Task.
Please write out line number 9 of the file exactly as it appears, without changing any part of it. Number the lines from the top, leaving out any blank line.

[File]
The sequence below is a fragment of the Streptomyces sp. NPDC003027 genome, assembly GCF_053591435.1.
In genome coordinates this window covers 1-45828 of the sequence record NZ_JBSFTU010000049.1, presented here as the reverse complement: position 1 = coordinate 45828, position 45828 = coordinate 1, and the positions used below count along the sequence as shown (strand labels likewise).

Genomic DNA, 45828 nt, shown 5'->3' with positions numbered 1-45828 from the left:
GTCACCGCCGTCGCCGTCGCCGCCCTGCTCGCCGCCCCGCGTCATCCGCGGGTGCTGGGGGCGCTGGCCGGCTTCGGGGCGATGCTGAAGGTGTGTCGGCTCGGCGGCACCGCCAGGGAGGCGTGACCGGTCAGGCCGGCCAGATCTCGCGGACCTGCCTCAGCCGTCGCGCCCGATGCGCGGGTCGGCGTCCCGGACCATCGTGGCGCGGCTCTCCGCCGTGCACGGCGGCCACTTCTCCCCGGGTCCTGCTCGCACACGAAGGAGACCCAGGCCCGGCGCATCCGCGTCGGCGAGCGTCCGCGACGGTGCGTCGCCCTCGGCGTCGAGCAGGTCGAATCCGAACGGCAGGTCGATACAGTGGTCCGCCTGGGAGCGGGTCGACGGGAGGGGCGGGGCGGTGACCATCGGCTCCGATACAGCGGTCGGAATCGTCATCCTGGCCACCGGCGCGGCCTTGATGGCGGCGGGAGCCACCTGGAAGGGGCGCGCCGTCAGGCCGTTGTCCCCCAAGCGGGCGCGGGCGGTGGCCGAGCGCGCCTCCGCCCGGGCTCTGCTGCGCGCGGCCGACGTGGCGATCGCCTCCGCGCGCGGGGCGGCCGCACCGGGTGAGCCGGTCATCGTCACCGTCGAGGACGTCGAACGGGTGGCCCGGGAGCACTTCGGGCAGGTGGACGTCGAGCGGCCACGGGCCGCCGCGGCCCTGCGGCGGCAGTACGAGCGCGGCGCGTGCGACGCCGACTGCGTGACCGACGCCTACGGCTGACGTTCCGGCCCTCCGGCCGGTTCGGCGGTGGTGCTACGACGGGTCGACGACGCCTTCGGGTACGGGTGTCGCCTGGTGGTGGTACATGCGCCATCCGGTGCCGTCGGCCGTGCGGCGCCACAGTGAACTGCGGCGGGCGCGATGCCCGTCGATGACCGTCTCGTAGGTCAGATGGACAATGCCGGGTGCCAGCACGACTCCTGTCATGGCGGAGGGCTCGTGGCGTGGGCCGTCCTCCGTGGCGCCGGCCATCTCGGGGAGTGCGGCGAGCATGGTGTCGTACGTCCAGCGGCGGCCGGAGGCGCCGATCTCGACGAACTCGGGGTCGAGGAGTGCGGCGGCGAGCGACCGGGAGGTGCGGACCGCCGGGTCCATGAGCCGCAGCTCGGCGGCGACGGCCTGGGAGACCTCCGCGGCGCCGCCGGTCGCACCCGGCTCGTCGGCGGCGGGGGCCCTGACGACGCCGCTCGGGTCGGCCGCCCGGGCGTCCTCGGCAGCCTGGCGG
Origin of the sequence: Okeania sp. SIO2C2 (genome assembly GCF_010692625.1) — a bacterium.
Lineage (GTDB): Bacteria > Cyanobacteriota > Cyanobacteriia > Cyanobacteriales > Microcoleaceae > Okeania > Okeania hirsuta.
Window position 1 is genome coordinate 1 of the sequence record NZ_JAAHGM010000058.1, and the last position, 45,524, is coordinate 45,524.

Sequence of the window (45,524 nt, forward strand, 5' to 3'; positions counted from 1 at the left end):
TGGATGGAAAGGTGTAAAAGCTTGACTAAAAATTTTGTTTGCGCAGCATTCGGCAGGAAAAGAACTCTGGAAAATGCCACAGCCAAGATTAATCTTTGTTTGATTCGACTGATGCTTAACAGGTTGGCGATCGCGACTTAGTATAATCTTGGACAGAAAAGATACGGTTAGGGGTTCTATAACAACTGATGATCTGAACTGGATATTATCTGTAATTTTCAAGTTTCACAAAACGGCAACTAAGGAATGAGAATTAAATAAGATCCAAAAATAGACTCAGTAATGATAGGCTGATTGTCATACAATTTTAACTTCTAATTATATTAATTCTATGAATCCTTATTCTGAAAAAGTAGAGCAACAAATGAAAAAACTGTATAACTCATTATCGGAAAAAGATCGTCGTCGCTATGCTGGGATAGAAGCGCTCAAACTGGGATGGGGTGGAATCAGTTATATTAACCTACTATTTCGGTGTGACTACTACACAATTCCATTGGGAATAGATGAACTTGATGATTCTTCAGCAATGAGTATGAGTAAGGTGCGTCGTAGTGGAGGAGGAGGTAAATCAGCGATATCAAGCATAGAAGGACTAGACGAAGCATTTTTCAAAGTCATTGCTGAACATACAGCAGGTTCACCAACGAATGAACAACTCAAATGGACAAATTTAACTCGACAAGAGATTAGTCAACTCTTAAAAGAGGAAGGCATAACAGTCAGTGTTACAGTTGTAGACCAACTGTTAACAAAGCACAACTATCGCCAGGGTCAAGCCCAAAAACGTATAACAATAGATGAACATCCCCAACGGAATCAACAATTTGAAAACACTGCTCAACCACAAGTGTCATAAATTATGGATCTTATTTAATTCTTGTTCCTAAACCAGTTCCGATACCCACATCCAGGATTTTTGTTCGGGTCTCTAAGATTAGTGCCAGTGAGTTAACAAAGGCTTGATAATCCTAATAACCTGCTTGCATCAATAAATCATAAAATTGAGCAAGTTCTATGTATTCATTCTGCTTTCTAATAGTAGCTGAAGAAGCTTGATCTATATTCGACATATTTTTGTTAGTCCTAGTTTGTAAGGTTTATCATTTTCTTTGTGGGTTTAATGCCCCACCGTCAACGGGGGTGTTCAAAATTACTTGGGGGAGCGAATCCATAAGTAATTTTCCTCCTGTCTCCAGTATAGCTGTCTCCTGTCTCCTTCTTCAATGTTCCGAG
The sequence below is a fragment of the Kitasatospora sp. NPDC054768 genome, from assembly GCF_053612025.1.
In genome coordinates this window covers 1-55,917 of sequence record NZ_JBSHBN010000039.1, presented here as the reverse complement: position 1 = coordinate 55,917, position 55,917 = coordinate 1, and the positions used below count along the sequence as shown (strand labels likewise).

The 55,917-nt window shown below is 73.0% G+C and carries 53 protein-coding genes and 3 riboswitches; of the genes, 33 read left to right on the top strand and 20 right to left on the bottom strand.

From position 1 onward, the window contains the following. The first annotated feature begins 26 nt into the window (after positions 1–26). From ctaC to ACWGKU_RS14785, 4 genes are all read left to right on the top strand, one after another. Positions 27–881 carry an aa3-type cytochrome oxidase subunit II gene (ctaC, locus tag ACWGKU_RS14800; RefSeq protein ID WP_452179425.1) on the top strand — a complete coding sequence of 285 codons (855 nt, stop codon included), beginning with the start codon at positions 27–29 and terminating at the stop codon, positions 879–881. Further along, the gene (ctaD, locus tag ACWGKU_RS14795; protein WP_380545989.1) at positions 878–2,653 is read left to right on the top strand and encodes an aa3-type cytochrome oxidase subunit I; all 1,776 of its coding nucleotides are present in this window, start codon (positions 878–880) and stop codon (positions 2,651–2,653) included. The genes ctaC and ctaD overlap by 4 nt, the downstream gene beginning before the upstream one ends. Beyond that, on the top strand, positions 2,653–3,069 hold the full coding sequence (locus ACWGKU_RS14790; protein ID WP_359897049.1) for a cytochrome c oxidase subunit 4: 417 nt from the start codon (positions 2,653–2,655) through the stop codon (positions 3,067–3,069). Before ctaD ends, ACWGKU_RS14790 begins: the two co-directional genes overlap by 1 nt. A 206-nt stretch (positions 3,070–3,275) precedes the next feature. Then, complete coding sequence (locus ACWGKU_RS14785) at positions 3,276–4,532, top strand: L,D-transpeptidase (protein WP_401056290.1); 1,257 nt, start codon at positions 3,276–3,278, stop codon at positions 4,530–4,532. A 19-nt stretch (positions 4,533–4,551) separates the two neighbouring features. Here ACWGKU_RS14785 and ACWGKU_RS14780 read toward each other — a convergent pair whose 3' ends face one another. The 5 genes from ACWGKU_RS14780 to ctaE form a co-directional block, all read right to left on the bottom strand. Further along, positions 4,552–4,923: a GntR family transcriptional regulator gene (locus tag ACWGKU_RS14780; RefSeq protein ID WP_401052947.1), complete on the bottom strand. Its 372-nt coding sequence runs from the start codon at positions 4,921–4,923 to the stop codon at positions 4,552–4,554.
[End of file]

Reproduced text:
TGGATGGAAAGGTGTAAAAGCTTGACTAAAAATTTTGTTTGCGCAGCATTCGGCAGGAAAAGAACTCTGGAAAATGCCACAGCCAAGATTAATCTTTGTTTGATTCGACTGATGCTTAACAGGTTGGCGATCGCGACTTAGTATAATCTTGGACAGAAAAGATACGGTTAGGGGTTCTATAACAACTGATGATCTGAACTGGATATTATCTGTAATTTTCAAGTTTCACAAAACGGCAACTAAGGAATGAGAATTAAATAAGATCCAAAAATAGACTCAGTAATGATAGGCTGATTGTCATACAATTTTAACTTCTAATTATATTAATTCTATGAATCCTTATTCTGAAAAAGTAGAGCAACAAATGAAAAAACTGTATAACTCATTATCGGAAAAAGATCGTCGTCGCTATGCTGGGATAGAAGCGCTCAAACTGGGATGGGGTGGAATCAGTTATATTAACCTACTATTTCGGTGTGACTACTACACAATTCCATTGGGAATAGATGAACTTGATGATTCTTCAGCAATGAGTATGAGTAAGGTGCGTCGTAGTGGAGGAGGAGGTAAATCAGCGATATCAAGCATAGAAGGACTAGACGAAGCATTTTTCAAAGTCATTGCTGAACATACAGCAGGTTCACCAACGAATGAACAACTCAAATGGACAAATTTAACTCGACAAGAGATTAGTCAACTCTTAAAAGAGGAAGGCATAACAGTCAGTGTTACAGTTGTAGACCAACTGTTAACAAAGCACAACTATCGCCAGGGTCAAGCCCAAAAACGTATAACAATAGATGAACATCCCCAACGGAATCAACAATTTGAAAACACTGCTCAACCACAAGTGTCATAAATTATGGATCTTATTTAATTCTTGTTCCTAAACCAGTTCCGATACCCACATCCAGGATTTTTGTTCGGGTCTCTAAGATTAGTGCCAGTGAGTTAACAAAGGCTTGATAATCCTAATAACCTGCTTGCATCAATAAATCATAAAATTGAGCAAGTTCTATGTATTCATTCTGCTTTCTAATAGTAGCTGAAGAAGCTTGATCTATATTCGACATATTTTTGTTAGTCCTAGTTTGTAAGGTTTATCATTTTCTTTGTGGGTTTAATGCCCCACCGTCAACGGGGGTGTTCAAAATTACTTGGGGGAGCGAATCCATAAGTAATTTTCCTCCTGTCTCCAGTATAGCTGTCTCCTGTCTCCTTCTTCAATGTTCCGAG